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Supply Chain Crime Can Be Addressed By Blockchain Strategy, Says Deloitte Study

Yet, in a 2018 poll, just 15.1 percent of respondents report their organizations are using (3.9 percent) or piloting (11.2 percent) blockchain to help mitigate financial crime risks in their supply chains.

By ·
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During the past five years, an average of 31.1 percent of respondents to annual Deloitte polls say their organizations have experienced supply chain financial crime—particularly fraud, waste or abuse—in the preceding year.

Yet, in a 2018 poll, just 15.1 percent of respondents report their organizations are using (3.9 percent) or piloting (11.2 percent) blockchain to help mitigate financial crime risks in their supply chains.

“Financial crimes in supply chains are more complex than ever, but some leading edge organizations are leveraging emerging technologies to help combat it,” said Larry Kivett, a Deloitte Risk and Financial Advisory partner in the forensic practice, Deloitte Financial Advisory Services LLP. “Enhanced transactional transparency and visibility along the chain of custody are pushing organizations to look to blockchain to help prevent and detect supply chain fraud, waste and abuse through third-party relationship management and transaction execution.  Layered with advanced analytics, blockchain can offer supply chain managers a path to digitizing prevention and detection of financial crime.”

From an industry perspective, groups reporting higher than average rates of supply chain financial crime in the 2018 poll were:  energy, resources and industrials (38.6 percent); consumer (37.1 percent); technology, media and telecommunications (34.2 percent); and life sciences and health care (33.5 percent). Two of those industries with higher rates of financial crime in their supply chains were also among those with below average use and piloting of blockchain to prevent financial crime, which were:  technology, media and telecommunications (14 percent) and consumer (13.5 percent)—followed by government and public sector (8.1 percent).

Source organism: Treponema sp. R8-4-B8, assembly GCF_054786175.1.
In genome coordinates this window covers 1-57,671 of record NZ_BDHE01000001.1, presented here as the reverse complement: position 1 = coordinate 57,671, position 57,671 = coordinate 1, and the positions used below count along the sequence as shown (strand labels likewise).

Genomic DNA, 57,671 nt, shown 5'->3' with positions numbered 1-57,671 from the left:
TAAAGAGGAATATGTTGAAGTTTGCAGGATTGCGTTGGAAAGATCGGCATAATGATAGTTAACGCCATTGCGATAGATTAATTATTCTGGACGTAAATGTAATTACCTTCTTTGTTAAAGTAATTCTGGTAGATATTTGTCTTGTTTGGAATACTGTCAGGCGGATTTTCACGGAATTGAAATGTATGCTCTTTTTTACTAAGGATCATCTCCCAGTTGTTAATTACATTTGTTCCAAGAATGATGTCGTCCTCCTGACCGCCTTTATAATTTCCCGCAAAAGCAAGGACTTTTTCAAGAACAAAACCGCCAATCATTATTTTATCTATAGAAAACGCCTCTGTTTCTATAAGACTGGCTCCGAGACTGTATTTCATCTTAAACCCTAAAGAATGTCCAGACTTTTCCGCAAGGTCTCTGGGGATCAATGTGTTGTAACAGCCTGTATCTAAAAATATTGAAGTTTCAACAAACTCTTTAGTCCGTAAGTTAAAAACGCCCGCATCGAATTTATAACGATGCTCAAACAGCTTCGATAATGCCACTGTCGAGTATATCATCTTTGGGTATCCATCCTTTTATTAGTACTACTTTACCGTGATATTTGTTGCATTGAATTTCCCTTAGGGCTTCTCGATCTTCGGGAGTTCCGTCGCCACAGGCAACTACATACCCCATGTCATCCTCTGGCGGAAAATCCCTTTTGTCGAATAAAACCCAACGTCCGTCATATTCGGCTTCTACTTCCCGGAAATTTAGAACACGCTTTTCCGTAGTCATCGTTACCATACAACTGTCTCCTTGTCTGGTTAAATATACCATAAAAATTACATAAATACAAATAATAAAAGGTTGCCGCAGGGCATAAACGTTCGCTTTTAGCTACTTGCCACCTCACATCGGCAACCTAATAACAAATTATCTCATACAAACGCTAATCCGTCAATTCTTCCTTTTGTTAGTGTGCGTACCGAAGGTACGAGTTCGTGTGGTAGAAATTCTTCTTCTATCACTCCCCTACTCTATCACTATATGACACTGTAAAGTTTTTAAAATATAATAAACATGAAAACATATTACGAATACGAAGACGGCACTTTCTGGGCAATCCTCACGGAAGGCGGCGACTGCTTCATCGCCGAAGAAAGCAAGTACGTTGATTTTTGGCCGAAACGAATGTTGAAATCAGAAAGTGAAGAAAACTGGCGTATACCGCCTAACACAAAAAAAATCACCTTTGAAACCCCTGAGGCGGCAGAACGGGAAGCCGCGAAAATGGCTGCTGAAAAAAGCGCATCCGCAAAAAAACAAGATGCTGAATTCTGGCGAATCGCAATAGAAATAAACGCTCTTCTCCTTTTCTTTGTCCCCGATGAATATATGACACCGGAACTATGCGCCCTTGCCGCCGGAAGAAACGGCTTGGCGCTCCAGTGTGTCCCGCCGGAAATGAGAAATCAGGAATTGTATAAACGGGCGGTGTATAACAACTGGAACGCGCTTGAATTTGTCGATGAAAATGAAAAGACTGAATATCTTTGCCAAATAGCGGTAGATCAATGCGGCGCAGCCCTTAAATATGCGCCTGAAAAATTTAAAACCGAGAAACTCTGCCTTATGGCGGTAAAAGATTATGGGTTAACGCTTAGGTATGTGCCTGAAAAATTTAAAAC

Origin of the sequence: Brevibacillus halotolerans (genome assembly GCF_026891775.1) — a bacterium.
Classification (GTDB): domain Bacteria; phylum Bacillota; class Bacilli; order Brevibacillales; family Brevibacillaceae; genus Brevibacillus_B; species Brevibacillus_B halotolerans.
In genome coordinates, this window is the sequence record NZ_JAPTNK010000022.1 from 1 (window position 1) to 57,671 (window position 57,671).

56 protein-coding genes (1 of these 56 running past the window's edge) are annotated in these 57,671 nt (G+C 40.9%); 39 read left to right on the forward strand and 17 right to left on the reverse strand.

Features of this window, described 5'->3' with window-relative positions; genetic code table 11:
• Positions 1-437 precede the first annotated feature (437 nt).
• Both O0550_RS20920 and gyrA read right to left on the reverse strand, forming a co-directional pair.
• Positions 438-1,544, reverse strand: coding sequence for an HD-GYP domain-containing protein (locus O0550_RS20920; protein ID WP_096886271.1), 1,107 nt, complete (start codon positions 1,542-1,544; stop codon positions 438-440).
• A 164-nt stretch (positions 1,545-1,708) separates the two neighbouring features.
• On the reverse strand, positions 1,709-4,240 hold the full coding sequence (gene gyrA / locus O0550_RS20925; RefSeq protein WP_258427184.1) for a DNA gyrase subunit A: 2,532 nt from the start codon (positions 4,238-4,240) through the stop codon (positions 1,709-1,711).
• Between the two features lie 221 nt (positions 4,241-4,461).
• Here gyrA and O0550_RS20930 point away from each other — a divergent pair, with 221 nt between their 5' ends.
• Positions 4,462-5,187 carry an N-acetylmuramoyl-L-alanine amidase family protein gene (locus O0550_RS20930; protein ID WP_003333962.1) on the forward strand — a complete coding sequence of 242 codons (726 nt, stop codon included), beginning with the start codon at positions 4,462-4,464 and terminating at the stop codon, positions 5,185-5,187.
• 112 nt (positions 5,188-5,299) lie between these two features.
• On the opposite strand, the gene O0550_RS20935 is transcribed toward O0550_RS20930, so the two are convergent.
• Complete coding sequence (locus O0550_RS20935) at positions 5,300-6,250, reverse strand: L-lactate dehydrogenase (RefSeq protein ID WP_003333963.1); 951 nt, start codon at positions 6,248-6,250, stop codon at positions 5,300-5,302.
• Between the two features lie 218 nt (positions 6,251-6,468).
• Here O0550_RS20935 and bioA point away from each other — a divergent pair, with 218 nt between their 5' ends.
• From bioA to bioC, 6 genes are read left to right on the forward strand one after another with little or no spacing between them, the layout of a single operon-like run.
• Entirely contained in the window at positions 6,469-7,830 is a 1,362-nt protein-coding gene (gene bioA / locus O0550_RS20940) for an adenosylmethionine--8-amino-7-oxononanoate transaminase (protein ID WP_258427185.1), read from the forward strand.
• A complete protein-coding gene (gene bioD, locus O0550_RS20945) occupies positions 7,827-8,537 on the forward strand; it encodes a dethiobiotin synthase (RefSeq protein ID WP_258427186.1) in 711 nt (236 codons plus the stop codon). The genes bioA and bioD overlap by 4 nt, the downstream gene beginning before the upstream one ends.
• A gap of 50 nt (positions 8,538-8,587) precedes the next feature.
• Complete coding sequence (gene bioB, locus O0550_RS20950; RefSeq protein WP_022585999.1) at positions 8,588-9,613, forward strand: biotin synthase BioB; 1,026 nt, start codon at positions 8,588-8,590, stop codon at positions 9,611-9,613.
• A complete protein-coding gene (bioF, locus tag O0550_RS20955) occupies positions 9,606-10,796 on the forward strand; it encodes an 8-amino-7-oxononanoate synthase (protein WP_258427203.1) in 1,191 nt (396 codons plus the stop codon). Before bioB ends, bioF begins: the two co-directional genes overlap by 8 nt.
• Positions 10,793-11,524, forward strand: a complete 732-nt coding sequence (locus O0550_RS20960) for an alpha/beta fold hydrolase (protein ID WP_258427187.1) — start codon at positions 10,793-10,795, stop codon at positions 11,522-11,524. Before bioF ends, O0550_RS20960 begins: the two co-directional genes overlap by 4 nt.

“We’re seeing a growing awareness among executives that blockchain could be worth exploring as it can offer a new way to mitigate the possibility of supply chain fraud, waste and abuse,” Mike Prokop, a Deloitte Risk and Financial Advisory managing director in regulatory and operational risk management, Deloitte & Touche LLP.  “While the technology’s application for financial crime management in supply chains is nascent, early adopters could glean interesting competitive advantage by leveraging blockchain’s inherent anti-fraud functionality.”

In an interview with SCMR, Prokop there are still a lot of managers struggling to differentiate fact from fiction in the space. 

“Allow me to offer a few examples,” said. “ Some people think Blockchain and Bitcoin are the same thing—or that you need to have a cryptocurrency like Bitcoin in order to use Blockchain.  Neither is true”. 

Also, said Prokop, Some managers still think of Blockchain as new and untested, yet it was conceived of in 2008 and is used in nearly every industry today. 

“Blockchain is not a technology expected to go away faster than it started,” he added.  “While some organizations are still in early pilot tests for Blockchain, others are using it to manage thousands of transactions each day—and plan to continue doing so for the long haul.”


About the Author

Patrick Burnson, Executive Editor
Patrick Burnson is executive editor for Logistics Management and Supply Chain Management Review magazines and web sites. Patrick is a widely-published writer and editor who has spent most of his career covering international trade, global logistics, and supply chain management. He lives and works in San Francisco, providing readers with a Pacific Rim perspective on industry trends and forecasts. You can reach him directly at [email protected]

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